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  • The definition of GMO can vary greatly, but most organic advocates do not view GMOs in a positive light in the least.

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  • One of the most recent arguments with regards to GMOs was the decision to not require GMO labels for food items that contained genetically modified organisms.

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  • Purchase items that are certified as 100% organic, because these items are not allowed to contain GMOs.

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  • Purchase items that have labels pronouncing the ingredients free of GMOs.

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  • The labels for these products usually say something along the lines of "No GMOs" or "No GMO Ingredients."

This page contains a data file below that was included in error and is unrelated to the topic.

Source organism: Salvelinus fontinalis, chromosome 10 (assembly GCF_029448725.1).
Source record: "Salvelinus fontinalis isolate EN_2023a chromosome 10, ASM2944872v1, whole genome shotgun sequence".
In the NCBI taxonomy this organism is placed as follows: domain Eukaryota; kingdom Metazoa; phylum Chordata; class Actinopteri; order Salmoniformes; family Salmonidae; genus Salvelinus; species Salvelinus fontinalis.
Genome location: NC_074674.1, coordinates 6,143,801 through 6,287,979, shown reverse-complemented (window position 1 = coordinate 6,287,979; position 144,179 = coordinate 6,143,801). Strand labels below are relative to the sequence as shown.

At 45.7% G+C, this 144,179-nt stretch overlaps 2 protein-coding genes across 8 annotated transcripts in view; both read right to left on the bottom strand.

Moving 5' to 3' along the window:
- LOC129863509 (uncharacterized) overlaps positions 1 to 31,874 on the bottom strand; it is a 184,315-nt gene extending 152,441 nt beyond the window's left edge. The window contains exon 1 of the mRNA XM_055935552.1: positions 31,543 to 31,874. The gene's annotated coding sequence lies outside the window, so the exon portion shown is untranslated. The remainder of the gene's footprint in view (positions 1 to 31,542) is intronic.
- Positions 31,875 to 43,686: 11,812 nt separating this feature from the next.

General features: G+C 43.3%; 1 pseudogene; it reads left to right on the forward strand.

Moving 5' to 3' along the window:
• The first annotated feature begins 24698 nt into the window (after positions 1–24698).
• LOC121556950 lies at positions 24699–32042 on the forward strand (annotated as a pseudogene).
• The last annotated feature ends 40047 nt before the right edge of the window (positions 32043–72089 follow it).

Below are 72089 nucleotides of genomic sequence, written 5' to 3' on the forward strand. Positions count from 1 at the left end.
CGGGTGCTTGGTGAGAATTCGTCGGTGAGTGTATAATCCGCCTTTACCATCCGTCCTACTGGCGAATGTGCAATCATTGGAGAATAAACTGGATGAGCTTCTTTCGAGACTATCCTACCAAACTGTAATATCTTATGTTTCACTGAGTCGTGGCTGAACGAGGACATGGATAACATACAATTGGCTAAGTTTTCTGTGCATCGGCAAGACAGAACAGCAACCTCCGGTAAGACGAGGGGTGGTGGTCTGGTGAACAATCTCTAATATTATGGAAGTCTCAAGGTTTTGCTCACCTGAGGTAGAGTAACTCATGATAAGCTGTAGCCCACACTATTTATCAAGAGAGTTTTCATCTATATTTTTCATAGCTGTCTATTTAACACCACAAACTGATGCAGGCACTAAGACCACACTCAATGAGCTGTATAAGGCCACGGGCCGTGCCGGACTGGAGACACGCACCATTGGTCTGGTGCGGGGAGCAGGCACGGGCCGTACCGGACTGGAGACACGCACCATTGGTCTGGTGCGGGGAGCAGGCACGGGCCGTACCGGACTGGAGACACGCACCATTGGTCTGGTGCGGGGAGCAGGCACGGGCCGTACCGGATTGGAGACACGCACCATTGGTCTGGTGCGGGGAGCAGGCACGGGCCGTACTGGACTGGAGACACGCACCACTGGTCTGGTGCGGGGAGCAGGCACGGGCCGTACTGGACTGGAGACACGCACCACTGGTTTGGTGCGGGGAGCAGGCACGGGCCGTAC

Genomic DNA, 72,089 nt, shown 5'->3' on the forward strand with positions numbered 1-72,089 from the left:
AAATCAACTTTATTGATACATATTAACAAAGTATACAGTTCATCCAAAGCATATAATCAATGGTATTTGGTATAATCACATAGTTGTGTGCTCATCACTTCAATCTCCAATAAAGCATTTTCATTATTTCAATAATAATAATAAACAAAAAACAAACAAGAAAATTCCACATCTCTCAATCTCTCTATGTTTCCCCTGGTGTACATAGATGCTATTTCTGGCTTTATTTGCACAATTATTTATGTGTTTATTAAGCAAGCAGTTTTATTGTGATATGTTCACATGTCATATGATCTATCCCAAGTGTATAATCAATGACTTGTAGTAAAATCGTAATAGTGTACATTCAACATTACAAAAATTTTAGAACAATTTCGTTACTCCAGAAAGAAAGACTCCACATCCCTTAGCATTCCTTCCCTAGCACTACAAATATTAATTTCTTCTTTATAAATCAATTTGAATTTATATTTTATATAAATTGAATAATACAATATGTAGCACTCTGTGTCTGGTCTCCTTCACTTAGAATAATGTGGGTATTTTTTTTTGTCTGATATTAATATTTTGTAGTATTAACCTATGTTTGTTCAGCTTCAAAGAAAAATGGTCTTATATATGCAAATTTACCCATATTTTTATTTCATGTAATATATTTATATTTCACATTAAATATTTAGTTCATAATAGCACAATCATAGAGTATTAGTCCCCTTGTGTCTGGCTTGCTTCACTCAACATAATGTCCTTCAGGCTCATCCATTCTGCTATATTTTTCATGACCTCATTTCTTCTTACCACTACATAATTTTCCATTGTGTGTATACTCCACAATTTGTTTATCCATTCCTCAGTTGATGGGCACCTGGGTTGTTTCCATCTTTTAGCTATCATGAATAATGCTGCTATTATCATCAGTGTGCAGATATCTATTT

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  • The controversy over GMOs is as old as GMOs themselves, stemming mainly from people who are uncomfortable with the idea of their foods and medicines being altered genetically.

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  • Controversies are oftentimes renewed when GMOs are featured in the news.

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  • GMOs are genetically modified organisms.

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  • GMOs utilize scientific technology to fundamentally change the genetic structure of the organism.